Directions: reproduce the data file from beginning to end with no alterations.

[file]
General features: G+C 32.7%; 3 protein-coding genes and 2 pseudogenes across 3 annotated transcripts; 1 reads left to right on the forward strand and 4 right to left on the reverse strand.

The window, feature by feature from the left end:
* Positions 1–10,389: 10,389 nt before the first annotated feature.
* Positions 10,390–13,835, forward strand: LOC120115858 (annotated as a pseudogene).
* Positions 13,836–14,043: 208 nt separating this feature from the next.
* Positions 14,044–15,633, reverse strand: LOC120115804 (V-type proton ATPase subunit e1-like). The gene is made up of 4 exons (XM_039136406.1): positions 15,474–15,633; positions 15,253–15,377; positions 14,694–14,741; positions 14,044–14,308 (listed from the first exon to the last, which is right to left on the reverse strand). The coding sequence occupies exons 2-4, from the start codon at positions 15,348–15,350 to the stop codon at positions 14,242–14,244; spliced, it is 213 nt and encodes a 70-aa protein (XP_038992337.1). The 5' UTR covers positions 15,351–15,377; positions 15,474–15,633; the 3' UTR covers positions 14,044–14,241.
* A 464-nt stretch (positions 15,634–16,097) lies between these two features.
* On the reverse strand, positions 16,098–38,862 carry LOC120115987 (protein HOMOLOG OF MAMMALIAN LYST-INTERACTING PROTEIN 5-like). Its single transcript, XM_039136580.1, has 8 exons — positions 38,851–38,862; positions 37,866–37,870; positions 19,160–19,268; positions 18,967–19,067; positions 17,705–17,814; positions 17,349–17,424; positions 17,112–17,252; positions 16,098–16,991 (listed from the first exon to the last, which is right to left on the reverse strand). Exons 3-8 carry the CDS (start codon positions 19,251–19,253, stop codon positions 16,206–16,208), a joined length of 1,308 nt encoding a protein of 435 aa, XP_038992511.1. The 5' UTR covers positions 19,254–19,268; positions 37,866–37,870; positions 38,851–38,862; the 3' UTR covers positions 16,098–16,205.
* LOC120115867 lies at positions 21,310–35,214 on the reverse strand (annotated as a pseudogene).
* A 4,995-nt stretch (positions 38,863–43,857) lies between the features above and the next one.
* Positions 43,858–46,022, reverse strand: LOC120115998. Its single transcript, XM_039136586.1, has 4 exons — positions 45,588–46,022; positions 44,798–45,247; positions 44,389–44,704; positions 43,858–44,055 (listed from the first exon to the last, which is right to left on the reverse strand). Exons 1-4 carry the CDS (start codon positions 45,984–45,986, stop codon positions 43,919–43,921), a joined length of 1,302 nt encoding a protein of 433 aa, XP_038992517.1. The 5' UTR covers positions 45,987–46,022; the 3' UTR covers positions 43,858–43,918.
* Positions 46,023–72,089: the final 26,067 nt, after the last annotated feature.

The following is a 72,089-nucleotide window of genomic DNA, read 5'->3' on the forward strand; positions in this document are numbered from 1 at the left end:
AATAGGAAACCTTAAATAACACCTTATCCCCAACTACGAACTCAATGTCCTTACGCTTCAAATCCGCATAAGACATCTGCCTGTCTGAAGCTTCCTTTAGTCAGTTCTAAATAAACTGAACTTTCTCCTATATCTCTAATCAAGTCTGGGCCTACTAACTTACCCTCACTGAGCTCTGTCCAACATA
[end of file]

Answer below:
General features: G+C 32.7%; 3 protein-coding genes and 2 pseudogenes across 3 annotated transcripts; 1 reads left to right on the forward strand and 4 right to left on the reverse strand.

The window, feature by feature from the left end:
* Positions 1–10,389: 10,389 nt before the first annotated feature.
* Positions 10,390–13,835, forward strand: LOC120115858 (annotated as a pseudogene).
* Positions 13,836–14,043: 208 nt separating this feature from the next.
* Positions 14,044–15,633, reverse strand: LOC120115804 (V-type proton ATPase subunit e1-like). The gene is made up of 4 exons (XM_039136406.1): positions 15,474–15,633; positions 15,253–15,377; positions 14,694–14,741; positions 14,044–14,308 (listed from the first exon to the last, which is right to left on the reverse strand). The coding sequence occupies exons 2-4, from the start codon at positions 15,348–15,350 to the stop codon at positions 14,242–14,244; spliced, it is 213 nt and encodes a 70-aa protein (XP_038992337.1). The 5' UTR covers positions 15,351–15,377; positions 15,474–15,633; the 3' UTR covers positions 14,044–14,241.
* A 464-nt stretch (positions 15,634–16,097) lies between these two features.
* On the reverse strand, positions 16,098–38,862 carry LOC120115987 (protein HOMOLOG OF MAMMALIAN LYST-INTERACTING PROTEIN 5-like). Its single transcript, XM_039136580.1, has 8 exons — positions 38,851–38,862; positions 37,866–37,870; positions 19,160–19,268; positions 18,967–19,067; positions 17,705–17,814; positions 17,349–17,424; positions 17,112–17,252; positions 16,098–16,991 (listed from the first exon to the last, which is right to left on the reverse strand). Exons 3-8 carry the CDS (start codon positions 19,251–19,253, stop codon positions 16,206–16,208), a joined length of 1,308 nt encoding a protein of 435 aa, XP_038992511.1. The 5' UTR covers positions 19,254–19,268; positions 37,866–37,870; positions 38,851–38,862; the 3' UTR covers positions 16,098–16,205.
* LOC120115867 lies at positions 21,310–35,214 on the reverse strand (annotated as a pseudogene).
* A 4,995-nt stretch (positions 38,863–43,857) lies between the features above and the next one.
* Positions 43,858–46,022, reverse strand: LOC120115998. Its single transcript, XM_039136586.1, has 4 exons — positions 45,588–46,022; positions 44,798–45,247; positions 44,389–44,704; positions 43,858–44,055 (listed from the first exon to the last, which is right to left on the reverse strand). Exons 1-4 carry the CDS (start codon positions 45,984–45,986, stop codon positions 43,919–43,921), a joined length of 1,302 nt encoding a protein of 433 aa, XP_038992517.1. The 5' UTR covers positions 45,987–46,022; the 3' UTR covers positions 43,858–43,918.
* Positions 46,023–72,089: the final 26,067 nt, after the last annotated feature.

The following is a 72,089-nucleotide window of genomic DNA, read 5'->3' on the forward strand; positions in this document are numbered from 1 at the left end:
AATAGGAAACCTTAAATAACACCTTATCCCCAACTACGAACTCAATGTCCTTACGCTTCAAATCCGCATAAGACATCTGCCTGTCTGAAGCTTCCTTTAGTCAGTTCTAAATAAACTGAACTTTCTCCTATATCTCTAATCAAGTCTGGGCCTACTAACTTACCCTCACTGAGCTCTGTCCAACATA